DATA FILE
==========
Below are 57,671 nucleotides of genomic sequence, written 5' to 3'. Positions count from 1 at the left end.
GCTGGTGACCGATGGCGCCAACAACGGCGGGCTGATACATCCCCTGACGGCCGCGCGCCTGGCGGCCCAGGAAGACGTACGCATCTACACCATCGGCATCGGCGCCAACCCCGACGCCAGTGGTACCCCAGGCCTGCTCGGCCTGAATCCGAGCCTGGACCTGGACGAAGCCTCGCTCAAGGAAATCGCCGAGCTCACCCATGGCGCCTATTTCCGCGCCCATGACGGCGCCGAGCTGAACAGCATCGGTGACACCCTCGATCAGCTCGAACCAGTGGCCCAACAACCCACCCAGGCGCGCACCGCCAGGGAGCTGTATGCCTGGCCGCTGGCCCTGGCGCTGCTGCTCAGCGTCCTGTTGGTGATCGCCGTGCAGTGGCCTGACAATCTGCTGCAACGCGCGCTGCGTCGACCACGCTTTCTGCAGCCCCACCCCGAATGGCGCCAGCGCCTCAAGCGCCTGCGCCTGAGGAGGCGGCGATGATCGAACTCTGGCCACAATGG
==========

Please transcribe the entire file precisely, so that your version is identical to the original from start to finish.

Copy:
Below are 57,671 nucleotides of genomic sequence, written 5' to 3'. Positions count from 1 at the left end.
GCTGGTGACCGATGGCGCCAACAACGGCGGGCTGATACATCCCCTGACGGCCGCGCGCCTGGCGGCCCAGGAAGACGTACGCATCTACACCATCGGCATCGGCGCCAACCCCGACGCCAGTGGTACCCCAGGCCTGCTCGGCCTGAATCCGAGCCTGGACCTGGACGAAGCCTCGCTCAAGGAAATCGCCGAGCTCACCCATGGCGCCTATTTCCGCGCCCATGACGGCGCCGAGCTGAACAGCATCGGTGACACCCTCGATCAGCTCGAACCAGTGGCCCAACAACCCACCCAGGCGCGCACCGCCAGGGAGCTGTATGCCTGGCCGCTGGCCCTGGCGCTGCTGCTCAGCGTCCTGTTGGTGATCGCCGTGCAGTGGCCTGACAATCTGCTGCAACGCGCGCTGCGTCGACCACGCTTTCTGCAGCCCCACCCCGAATGGCGCCAGCGCCTCAAGCGCCTGCGCCTGAGGAGGCGGCGATGATCGAACTCTGGCCACAATGG